Engineering Transactions, 9, 2, pp. 211-242, 1961

Zmęczenie i Tłumienie w Prętach Pryzmatycznych

J. Madejski
Politechnika Gdańska

The fatigue failure is understood in this paper as a failure without any perceptible total permanent strain resulting from a durable load. A failure occurs after an accumulation of damages n. At the moment of failure we have n = nz. The latter property a is a material function. Instead of n the specific damage, or the defect. D = n/nz < 1 may be used. The defect grows in the course of the process of loading; at the same
time the process of «recovery», consisting in spontaneous suppression of damages, occurs in the material. Denoting by h the rate of that process, Eq. (1.2) is obtained from the balance of the existing damages. The theoretical formula for velocity h is given on page 212; from the scarce experimental data the value AU xJ 6000 cal/mole is obtained for certain types of carbon steel. The injuries, caused by the load per unit time, %, are to be evaluated as the sum of absolute values of significant permanent strains, according to the proposal of the author [3]. The material may be treated a theoretically as a Bingham material with the elastic limit OE and viscosity p. The Eq. (2.5) is the equation of state for such a material in one-dimensional problems. ff the load cycles are short, the value of t may be evaluated from Eq. (2.6). Permanent strains εp depend on the viscosity, which is a characteristic property of fluids. As crystals are not viscous, it is evident that the flow of a solid is caused by the growth of new amorphous phase, which accompanies the crystalline phase. This process may be treated as an endothermic process proceeding at a certain rate. If the latter is commensurable with the rate of growth of the external loads, conspicuous growth of the elastic limit σE may be expected. In this paper it is assumed that the speed of growth of the external loads is small enough (in relation to the velocity of the reaction mentioned) to neglect the changes of σE. The viscosity of the conglomerate of crystalline and amorphous phases is given by Eq. (3.3). The proper value of the activation energy is evaluated from the Hess Law, as the difference between the internal energies of both phases. The process of damping, treated in Sec. 4, is strictly connected with the increase of the temperature of the specimen. Damping is defined as the work of internal friction (the work of the stresses on permanent strains) attached to unit volume and time. Eq. (4.4) follows from the heat and energy balance where 9 is the reduced temperature difference and S the characteristic stress. There are two cases of damping curves (Fig. 3); if the dimensionless number M defined by the Eq. (4.7) exceeds e (the e basis of natural logarithms), damping stabilizes in the course of the loading process. In other cases damping grows infinitely in a finite period of time. To evaluate the defect (Sec. 5), we must take into consideration the surface fibres of the specimen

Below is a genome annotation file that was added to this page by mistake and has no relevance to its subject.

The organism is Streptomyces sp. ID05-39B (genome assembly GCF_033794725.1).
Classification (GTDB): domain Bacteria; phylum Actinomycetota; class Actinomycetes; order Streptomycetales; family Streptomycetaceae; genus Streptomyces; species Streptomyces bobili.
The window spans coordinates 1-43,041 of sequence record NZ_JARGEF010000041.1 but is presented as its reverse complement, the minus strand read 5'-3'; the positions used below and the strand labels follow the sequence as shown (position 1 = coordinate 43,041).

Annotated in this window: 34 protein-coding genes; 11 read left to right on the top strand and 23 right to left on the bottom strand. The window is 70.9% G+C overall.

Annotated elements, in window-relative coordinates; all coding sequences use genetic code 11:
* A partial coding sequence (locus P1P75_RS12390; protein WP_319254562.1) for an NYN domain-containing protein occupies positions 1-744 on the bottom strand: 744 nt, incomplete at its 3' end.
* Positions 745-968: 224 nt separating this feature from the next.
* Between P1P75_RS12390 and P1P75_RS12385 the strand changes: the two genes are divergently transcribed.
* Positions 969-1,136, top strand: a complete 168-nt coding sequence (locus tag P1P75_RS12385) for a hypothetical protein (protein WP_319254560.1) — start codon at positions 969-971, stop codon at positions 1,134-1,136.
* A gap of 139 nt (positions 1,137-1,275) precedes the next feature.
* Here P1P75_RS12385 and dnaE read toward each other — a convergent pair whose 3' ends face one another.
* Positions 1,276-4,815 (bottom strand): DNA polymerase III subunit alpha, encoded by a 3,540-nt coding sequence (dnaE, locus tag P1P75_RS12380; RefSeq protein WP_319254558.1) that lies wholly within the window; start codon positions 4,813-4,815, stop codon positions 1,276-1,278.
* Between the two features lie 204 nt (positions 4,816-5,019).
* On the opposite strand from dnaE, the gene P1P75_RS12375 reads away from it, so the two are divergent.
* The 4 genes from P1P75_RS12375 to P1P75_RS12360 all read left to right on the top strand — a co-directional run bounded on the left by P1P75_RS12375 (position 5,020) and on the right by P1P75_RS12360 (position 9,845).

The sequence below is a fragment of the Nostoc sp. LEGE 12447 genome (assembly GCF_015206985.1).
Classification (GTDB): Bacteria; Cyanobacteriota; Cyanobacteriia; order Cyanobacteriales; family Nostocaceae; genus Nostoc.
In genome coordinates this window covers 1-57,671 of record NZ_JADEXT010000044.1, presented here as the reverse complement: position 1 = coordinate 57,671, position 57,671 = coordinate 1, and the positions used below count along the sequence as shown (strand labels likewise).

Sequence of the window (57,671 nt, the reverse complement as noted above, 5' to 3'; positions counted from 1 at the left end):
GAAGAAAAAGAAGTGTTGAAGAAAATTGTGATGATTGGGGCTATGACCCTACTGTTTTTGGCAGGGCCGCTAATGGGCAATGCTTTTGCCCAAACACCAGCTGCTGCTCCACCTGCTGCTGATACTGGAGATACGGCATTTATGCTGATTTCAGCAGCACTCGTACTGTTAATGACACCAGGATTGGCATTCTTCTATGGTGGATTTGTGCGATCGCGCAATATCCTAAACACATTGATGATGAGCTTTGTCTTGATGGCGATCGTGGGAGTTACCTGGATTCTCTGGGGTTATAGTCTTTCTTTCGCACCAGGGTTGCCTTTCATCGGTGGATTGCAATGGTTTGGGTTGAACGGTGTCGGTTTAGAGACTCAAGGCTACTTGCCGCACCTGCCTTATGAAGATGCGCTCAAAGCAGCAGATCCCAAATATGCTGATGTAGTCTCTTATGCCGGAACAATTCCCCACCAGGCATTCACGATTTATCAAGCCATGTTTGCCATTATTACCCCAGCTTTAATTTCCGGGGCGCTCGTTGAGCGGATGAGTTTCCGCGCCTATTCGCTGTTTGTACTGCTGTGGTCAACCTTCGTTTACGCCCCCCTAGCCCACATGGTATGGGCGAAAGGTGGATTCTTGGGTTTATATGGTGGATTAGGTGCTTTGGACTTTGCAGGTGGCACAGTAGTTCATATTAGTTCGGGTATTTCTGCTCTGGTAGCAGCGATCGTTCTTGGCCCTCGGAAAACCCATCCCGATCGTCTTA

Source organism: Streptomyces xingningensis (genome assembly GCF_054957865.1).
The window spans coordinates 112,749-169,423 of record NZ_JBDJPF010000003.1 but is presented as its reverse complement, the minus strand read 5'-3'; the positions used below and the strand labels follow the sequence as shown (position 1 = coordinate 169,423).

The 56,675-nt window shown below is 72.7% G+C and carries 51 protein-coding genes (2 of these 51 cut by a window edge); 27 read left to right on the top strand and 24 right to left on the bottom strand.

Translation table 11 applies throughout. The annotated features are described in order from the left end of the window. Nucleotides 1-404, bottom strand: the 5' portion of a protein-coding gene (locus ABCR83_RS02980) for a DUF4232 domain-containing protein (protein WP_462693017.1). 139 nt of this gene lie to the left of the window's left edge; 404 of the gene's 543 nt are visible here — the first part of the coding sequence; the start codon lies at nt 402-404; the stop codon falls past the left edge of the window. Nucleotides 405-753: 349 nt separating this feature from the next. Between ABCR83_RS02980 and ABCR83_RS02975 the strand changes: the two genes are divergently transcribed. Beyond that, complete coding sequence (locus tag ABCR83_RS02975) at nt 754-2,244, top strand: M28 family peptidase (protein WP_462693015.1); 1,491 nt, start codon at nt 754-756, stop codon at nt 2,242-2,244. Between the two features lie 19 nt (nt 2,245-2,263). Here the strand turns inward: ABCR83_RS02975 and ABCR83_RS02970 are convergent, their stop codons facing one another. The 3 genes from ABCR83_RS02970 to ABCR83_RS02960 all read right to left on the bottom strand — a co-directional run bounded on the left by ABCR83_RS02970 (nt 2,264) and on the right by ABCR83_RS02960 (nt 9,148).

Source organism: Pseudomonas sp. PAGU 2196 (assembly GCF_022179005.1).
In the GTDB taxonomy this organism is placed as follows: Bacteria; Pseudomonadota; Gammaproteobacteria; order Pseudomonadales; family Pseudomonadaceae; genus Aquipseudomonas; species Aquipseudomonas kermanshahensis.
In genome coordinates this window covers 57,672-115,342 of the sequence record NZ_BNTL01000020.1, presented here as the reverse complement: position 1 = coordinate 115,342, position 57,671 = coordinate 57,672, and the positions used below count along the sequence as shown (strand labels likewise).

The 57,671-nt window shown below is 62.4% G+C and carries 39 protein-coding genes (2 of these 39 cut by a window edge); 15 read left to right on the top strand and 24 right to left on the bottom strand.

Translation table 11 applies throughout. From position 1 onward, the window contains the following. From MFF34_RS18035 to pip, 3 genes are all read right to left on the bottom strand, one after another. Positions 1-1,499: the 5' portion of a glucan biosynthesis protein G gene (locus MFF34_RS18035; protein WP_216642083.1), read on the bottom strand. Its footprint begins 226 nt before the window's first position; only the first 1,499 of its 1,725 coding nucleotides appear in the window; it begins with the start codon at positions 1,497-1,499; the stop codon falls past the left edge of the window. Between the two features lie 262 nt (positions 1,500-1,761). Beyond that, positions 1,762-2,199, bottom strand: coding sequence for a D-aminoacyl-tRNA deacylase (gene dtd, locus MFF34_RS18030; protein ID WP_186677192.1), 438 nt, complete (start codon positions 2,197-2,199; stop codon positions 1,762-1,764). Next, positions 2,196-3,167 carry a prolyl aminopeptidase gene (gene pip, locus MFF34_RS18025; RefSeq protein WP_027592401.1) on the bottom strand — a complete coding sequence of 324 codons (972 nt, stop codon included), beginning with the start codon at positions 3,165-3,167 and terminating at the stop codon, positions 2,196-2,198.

(the surface layer), because of the influence of micronotches and «self-equilibrant» stresses, caused by machining and heat treatment of various kinds. These influences are taken into account by means
of special function Zp; examples of such functions together with the «damping function» Zw are given in Sec. 7. Thus, the property is defined by Eq. (5.3) whereas Eq. (5.4) describes the dependency of the defect D on time and temperature. This equation should be solved together with Eq. (4.4). The result are the lines D = const and the Wöhler curve (D = 1). Special cases are analysed in Sec. 6; the results enable us to construct the D-(n/N)-diagrams, which are particularly useful for sequential loads. The «self-quilibrated» stresses vary with time in the course of the process of loading. The analysis of this very complicated phenomenon is given in Sec. 8. The results are rather of a qualitative character. Since fatigue and damping processes are very much influenced by heat transfer phenomena, this problem is investigated in Sec. 9. Sec. 10 deals with the confrontation of the theory with the experiments. Fig. 13a gives an experimental S-N diagram with constant of lines damping for mild carbon steel, obtained by LAZAN and Wu (Ref. [20], [21]). Fig. 13 shows the theoretical curves computed by the author. The theory is also confronted with other experiments, which deal with damping properties of various materials. Several important physical data for metals and alloys are obtained on this ground. These investigations show (in agreement with the experiments) that the specific damping capacity depends on the frequency.

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